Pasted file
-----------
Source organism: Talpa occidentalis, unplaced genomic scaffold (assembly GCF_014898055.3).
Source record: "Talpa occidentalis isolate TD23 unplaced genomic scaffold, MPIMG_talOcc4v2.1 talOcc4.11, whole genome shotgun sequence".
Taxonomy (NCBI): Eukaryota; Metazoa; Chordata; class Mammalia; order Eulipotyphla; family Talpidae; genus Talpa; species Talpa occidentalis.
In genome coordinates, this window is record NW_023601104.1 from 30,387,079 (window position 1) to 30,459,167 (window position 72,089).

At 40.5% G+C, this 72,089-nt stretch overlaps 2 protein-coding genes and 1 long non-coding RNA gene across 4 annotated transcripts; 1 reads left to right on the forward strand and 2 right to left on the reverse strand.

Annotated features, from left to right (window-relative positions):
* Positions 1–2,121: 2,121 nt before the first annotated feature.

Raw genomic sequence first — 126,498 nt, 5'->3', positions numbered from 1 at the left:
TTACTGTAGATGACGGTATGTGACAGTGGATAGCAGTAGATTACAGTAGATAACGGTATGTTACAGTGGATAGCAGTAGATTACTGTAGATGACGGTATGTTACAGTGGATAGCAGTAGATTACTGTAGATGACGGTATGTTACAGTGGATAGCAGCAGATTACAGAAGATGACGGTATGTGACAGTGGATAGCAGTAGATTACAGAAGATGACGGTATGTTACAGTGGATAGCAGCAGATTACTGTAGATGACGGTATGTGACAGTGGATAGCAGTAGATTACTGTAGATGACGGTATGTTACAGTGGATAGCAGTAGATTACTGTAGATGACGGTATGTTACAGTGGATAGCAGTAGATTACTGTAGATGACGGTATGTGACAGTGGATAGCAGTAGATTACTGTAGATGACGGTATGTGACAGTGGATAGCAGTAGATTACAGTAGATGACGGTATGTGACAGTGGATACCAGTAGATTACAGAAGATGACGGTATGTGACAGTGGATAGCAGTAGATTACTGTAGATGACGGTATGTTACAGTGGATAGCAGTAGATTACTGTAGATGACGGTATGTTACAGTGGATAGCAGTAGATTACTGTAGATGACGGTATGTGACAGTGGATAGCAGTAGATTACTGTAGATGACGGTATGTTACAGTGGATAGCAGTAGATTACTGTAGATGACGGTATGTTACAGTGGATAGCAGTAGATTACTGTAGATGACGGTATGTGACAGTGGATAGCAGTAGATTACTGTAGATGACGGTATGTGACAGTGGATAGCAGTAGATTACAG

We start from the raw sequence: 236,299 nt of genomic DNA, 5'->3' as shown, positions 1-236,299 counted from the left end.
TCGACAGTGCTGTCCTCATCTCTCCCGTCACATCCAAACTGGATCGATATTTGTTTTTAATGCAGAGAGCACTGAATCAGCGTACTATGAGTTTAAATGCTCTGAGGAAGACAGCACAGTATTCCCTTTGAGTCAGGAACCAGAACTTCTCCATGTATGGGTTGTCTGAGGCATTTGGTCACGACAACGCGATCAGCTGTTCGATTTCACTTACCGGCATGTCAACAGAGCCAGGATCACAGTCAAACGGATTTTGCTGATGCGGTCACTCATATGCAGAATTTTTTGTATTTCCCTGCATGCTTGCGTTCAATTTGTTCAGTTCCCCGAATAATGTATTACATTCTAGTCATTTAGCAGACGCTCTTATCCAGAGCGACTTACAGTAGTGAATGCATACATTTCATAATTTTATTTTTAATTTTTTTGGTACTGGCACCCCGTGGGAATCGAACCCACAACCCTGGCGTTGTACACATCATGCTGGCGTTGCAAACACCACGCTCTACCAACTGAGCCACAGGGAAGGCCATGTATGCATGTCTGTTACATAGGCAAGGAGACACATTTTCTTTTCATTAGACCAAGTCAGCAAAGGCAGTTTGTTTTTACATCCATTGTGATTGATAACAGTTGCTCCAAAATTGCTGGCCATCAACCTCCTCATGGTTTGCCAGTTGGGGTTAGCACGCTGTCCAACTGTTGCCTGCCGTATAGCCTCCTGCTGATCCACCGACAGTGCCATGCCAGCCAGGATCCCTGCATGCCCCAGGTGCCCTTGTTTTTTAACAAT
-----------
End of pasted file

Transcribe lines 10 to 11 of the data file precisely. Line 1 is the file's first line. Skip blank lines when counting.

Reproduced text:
We start from the raw sequence: 236,299 nt of genomic DNA, 5'->3' as shown, positions 1-236,299 counted from the left end.
TCGACAGTGCTGTCCTCATCTCTCCCGTCACATCCAAACTGGATCGATATTTGTTTTTAATGCAGAGAGCACTGAATCAGCGTACTATGAGTTTAAATGCTCTGAGGAAGACAGCACAGTATTCCCTTTGAGTCAGGAACCAGAACTTCTCCATGTATGGGTTGTCTGAGGCATTTGGTCACGACAACGCGATCAGCTGTTCGATTTCACTTACCGGCATGTCAACAGAGCCAGGATCACAGTCAAACGGATTTTGCTGATGCGGTCACTCATATGCAGAATTTTTTGTATTTCCCTGCATGCTTGCGTTCAATTTGTTCAGTTCCCCGAATAATGTATTACATTCTAGTCATTTAGCAGACGCTCTTATCCAGAGCGACTTACAGTAGTGAATGCATACATTTCATAATTTTATTTTTAATTTTTTTGGTACTGGCACCCCGTGGGAATCGAACCCACAACCCTGGCGTTGTACACATCATGCTGGCGTTGCAAACACCACGCTCTACCAACTGAGCCACAGGGAAGGCCATGTATGCATGTCTGTTACATAGGCAAGGAGACACATTTTCTTTTCATTAGACCAAGTCAGCAAAGGCAGTTTGTTTTTACATCCATTGTGATTGATAACAGTTGCTCCAAAATTGCTGGCCATCAACCTCCTCATGGTTTGCCAGTTGGGGTTAGCACGCTGTCCAACTGTTGCCTGCCGTATAGCCTCCTGCTGATCCACCGACAGTGCCATGCCAGCCAGGATCCCTGCATGCCCCAGGTGCCCTTGTTTTTTAACAAT